Studies Link Athletes, Violence Against Women


Millions of women are physically and mentally abused by their husbands, boyfriends, fathers, sons, or lovers. What made Tina Placourakis’ story different, reports the Arizona Republic, is that her abuser was a retired millionaire athlete, Charles “Chili” Davis, a former player for the San Francisco Giants and New York Yankees. While fans and commentators rant about steroids use, violence against women might be an even more insidious illness afflicting college and professional sports.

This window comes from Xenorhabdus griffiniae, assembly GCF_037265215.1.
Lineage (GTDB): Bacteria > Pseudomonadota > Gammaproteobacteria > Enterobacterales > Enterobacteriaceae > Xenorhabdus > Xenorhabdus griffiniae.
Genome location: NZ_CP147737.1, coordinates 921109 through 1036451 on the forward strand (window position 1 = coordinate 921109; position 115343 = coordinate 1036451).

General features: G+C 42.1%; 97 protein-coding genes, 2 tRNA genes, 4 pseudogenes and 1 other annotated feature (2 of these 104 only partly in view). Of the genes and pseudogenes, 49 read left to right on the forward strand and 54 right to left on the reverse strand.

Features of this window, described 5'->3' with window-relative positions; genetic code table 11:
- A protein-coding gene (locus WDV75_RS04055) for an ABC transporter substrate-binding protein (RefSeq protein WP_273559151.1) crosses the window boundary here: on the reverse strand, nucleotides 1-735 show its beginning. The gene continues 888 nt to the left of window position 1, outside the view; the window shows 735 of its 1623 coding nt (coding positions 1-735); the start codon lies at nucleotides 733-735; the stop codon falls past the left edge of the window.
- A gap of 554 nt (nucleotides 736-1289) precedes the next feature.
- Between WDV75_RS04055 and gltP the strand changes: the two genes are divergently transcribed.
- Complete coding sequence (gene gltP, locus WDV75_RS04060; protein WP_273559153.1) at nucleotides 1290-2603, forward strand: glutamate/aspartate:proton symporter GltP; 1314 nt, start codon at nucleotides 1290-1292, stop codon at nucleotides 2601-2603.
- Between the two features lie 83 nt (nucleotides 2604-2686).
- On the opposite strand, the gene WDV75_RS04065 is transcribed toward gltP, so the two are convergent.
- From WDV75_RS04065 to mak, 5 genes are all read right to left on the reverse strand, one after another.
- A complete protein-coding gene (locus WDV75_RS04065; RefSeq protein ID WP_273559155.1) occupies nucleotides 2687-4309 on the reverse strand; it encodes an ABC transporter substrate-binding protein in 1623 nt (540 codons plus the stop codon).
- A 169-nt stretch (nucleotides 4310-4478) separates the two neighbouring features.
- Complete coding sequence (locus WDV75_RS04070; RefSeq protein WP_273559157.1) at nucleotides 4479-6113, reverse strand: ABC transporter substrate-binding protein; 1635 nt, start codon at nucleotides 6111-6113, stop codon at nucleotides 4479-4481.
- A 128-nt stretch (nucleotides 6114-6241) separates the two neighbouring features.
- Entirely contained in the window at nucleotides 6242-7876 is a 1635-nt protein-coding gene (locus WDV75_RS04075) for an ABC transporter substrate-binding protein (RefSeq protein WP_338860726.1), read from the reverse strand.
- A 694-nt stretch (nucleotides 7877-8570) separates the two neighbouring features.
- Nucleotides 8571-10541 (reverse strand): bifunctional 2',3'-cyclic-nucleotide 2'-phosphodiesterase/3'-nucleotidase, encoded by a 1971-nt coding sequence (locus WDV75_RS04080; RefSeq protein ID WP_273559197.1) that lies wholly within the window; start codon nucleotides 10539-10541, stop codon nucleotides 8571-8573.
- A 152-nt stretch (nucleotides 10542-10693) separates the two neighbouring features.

Studies have shown repeatedly that male athletes have a greater risk of violent behavior than non-athletes, that they are more likely to be aggressive with dating partners and more accepting of hostility toward women. One study found that male student athletes made up just 3.3 percent of the male population at universities yet were accused of 19 percent of the sexual assaults on campus. Studies have probed the relationship between athletes and violence against women, and about their sense of being “above the law.” “There’s the hubris there’s the privilege, there’s the acceptance of athletes of having character, money issues, all of those things come together,” said Jay Coakley of the University of Colorado at Colorado Springs.


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